Read our cookies policy and privacy statement for more information.×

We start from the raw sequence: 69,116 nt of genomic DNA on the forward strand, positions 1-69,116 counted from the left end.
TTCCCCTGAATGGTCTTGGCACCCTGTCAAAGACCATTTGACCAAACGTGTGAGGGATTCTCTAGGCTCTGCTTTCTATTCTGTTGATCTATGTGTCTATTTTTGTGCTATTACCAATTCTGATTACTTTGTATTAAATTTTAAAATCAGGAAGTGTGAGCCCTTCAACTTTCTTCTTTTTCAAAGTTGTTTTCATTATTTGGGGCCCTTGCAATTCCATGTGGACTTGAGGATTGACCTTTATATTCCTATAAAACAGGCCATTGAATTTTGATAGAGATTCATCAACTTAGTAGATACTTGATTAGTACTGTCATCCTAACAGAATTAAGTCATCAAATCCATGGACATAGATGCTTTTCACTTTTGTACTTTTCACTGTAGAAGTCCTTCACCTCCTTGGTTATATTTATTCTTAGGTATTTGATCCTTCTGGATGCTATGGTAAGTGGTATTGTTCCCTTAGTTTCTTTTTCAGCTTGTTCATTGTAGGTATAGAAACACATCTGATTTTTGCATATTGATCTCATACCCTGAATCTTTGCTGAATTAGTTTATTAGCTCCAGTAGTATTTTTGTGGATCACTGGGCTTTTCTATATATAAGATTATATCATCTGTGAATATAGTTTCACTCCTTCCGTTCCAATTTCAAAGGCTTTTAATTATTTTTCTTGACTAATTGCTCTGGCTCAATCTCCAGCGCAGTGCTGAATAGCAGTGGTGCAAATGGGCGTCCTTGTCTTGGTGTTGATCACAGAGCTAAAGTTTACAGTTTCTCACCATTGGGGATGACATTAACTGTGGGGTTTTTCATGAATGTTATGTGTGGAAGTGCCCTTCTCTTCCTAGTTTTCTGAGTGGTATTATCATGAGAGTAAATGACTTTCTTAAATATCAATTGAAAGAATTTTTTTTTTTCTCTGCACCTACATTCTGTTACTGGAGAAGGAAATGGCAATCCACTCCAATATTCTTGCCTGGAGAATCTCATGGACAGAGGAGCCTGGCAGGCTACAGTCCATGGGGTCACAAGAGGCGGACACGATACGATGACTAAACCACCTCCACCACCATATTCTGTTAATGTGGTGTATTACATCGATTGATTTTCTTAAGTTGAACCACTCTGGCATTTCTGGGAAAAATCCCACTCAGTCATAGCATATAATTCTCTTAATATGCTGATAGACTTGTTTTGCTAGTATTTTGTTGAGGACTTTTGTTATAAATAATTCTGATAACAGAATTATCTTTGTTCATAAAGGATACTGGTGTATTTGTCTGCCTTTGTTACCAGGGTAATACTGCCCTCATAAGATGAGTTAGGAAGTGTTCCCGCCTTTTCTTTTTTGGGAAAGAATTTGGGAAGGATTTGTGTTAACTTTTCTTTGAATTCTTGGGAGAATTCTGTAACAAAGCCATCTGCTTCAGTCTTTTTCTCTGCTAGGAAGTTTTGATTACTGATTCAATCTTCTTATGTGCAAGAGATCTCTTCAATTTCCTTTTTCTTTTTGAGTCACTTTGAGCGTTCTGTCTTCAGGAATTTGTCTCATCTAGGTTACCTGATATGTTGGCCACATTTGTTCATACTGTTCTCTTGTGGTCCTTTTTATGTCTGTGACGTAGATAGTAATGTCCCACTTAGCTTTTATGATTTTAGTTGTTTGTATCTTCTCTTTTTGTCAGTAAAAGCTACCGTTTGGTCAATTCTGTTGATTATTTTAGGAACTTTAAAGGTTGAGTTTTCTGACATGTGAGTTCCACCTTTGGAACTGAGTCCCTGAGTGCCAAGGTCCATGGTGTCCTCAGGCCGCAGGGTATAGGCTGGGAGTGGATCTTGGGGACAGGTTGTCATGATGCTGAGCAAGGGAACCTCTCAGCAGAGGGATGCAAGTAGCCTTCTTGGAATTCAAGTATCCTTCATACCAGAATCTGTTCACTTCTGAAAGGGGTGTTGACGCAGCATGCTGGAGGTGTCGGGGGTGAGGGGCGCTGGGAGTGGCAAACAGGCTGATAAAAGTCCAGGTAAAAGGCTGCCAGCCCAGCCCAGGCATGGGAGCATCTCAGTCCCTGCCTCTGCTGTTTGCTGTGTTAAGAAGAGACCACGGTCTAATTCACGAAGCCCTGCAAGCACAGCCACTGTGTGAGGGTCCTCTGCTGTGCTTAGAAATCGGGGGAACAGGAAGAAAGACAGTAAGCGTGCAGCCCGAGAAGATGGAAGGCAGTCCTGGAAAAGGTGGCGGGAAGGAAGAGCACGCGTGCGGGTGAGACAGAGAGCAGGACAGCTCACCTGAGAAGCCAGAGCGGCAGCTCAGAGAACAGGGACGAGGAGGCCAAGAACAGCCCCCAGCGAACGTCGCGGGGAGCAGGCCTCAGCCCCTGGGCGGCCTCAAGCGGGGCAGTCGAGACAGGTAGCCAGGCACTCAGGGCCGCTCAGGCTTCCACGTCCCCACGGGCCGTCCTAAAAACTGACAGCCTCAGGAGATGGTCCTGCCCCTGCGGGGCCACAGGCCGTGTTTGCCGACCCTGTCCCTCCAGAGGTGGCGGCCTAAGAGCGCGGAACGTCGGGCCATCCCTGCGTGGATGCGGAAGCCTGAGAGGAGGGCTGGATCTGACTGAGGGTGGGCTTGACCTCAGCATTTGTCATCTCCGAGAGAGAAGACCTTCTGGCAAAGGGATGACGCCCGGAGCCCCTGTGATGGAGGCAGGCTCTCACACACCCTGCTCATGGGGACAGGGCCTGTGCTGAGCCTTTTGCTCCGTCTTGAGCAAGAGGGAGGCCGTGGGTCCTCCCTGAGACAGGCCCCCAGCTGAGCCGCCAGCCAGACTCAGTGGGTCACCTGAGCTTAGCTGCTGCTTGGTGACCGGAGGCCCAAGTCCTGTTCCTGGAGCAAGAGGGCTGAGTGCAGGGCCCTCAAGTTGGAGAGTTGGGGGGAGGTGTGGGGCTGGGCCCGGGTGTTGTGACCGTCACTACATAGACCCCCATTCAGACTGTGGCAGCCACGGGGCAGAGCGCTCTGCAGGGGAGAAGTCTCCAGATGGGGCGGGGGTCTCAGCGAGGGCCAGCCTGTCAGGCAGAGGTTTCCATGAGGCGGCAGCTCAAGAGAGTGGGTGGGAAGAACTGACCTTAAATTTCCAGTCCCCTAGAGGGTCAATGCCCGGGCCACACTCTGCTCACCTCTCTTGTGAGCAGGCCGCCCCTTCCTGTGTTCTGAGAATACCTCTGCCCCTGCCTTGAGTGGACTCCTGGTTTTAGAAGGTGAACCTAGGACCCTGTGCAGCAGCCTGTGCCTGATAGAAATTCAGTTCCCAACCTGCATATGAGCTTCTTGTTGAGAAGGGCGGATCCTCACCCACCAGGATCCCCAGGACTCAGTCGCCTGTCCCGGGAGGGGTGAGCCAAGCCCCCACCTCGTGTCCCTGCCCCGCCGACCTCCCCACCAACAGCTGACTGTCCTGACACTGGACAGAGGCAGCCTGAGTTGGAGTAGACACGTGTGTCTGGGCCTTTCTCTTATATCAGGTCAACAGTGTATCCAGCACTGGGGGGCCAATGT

Examines the writings of major political philosophers and the way in which they have helped shape discourse in public administration. It seeks to help students become more aware of the character of the presuppositions regarding the nature of a state, which undergird the writings of various public administration scholars. Ideas regarding the composition, authority, and engagements of government and administration, as well as the rights and obligations of citizens, are discussed drawing on original writings from different schools of philosophy, including rationalism, empiricism, positivism, utilitarianism, romanticism, pragmatism, idealism, analytical philosophy, phenomenology, and existentialism. Students are encouraged to see how these ideas can be discerned in the public administration literature and how they affect the way in which the character and tasks of contemporary public administration are viewed. Cross-listed with UST 771.